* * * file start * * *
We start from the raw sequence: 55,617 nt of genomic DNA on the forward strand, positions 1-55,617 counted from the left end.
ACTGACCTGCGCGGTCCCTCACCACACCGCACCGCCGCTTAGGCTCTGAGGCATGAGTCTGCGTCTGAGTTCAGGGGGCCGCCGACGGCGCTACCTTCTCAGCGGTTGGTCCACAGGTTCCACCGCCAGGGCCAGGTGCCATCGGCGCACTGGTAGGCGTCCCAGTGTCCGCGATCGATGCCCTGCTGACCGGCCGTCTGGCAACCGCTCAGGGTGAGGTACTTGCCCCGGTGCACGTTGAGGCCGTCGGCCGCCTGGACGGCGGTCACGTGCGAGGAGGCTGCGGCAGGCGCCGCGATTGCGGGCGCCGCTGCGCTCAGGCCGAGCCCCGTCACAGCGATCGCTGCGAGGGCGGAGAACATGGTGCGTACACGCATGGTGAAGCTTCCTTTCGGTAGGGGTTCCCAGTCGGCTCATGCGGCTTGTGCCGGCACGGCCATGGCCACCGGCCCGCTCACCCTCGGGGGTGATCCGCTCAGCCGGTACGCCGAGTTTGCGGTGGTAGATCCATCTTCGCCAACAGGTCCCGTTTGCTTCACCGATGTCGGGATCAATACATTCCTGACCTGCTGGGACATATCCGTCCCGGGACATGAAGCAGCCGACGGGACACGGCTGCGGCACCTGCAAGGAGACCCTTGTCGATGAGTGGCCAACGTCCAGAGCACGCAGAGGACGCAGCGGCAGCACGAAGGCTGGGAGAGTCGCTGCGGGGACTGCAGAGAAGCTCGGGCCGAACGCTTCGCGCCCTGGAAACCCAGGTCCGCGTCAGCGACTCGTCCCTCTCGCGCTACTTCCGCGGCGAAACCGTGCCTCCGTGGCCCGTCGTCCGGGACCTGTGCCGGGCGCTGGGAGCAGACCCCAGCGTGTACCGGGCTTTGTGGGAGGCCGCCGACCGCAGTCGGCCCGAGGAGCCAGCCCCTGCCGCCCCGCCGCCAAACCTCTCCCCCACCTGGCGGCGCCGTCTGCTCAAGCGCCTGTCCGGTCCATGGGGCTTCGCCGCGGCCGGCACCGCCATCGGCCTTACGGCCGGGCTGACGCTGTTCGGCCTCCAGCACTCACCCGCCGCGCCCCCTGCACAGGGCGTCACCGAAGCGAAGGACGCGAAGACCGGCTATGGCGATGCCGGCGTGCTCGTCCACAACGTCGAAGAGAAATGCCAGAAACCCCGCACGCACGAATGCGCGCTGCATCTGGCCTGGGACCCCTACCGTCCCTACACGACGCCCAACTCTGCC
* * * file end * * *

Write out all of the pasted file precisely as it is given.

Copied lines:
We start from the raw sequence: 55,617 nt of genomic DNA on the forward strand, positions 1-55,617 counted from the left end.
ACTGACCTGCGCGGTCCCTCACCACACCGCACCGCCGCTTAGGCTCTGAGGCATGAGTCTGCGTCTGAGTTCAGGGGGCCGCCGACGGCGCTACCTTCTCAGCGGTTGGTCCACAGGTTCCACCGCCAGGGCCAGGTGCCATCGGCGCACTGGTAGGCGTCCCAGTGTCCGCGATCGATGCCCTGCTGACCGGCCGTCTGGCAACCGCTCAGGGTGAGGTACTTGCCCCGGTGCACGTTGAGGCCGTCGGCCGCCTGGACGGCGGTCACGTGCGAGGAGGCTGCGGCAGGCGCCGCGATTGCGGGCGCCGCTGCGCTCAGGCCGAGCCCCGTCACAGCGATCGCTGCGAGGGCGGAGAACATGGTGCGTACACGCATGGTGAAGCTTCCTTTCGGTAGGGGTTCCCAGTCGGCTCATGCGGCTTGTGCCGGCACGGCCATGGCCACCGGCCCGCTCACCCTCGGGGGTGATCCGCTCAGCCGGTACGCCGAGTTTGCGGTGGTAGATCCATCTTCGCCAACAGGTCCCGTTTGCTTCACCGATGTCGGGATCAATACATTCCTGACCTGCTGGGACATATCCGTCCCGGGACATGAAGCAGCCGACGGGACACGGCTGCGGCACCTGCAAGGAGACCCTTGTCGATGAGTGGCCAACGTCCAGAGCACGCAGAGGACGCAGCGGCAGCACGAAGGCTGGGAGAGTCGCTGCGGGGACTGCAGAGAAGCTCGGGCCGAACGCTTCGCGCCCTGGAAACCCAGGTCCGCGTCAGCGACTCGTCCCTCTCGCGCTACTTCCGCGGCGAAACCGTGCCTCCGTGGCCCGTCGTCCGGGACCTGTGCCGGGCGCTGGGAGCAGACCCCAGCGTGTACCGGGCTTTGTGGGAGGCCGCCGACCGCAGTCGGCCCGAGGAGCCAGCCCCTGCCGCCCCGCCGCCAAACCTCTCCCCCACCTGGCGGCGCCGTCTGCTCAAGCGCCTGTCCGGTCCATGGGGCTTCGCCGCGGCCGGCACCGCCATCGGCCTTACGGCCGGGCTGACGCTGTTCGGCCTCCAGCACTCACCCGCCGCGCCCCCTGCACAGGGCGTCACCGAAGCGAAGGACGCGAAGACCGGCTATGGCGATGCCGGCGTGCTCGTCCACAACGTCGAAGAGAAATGCCAGAAACCCCGCACGCACGAATGCGCGCTGCATCTGGCCTGGGACCCCTACCGTCCCTACACGACGCCCAACTCTGCC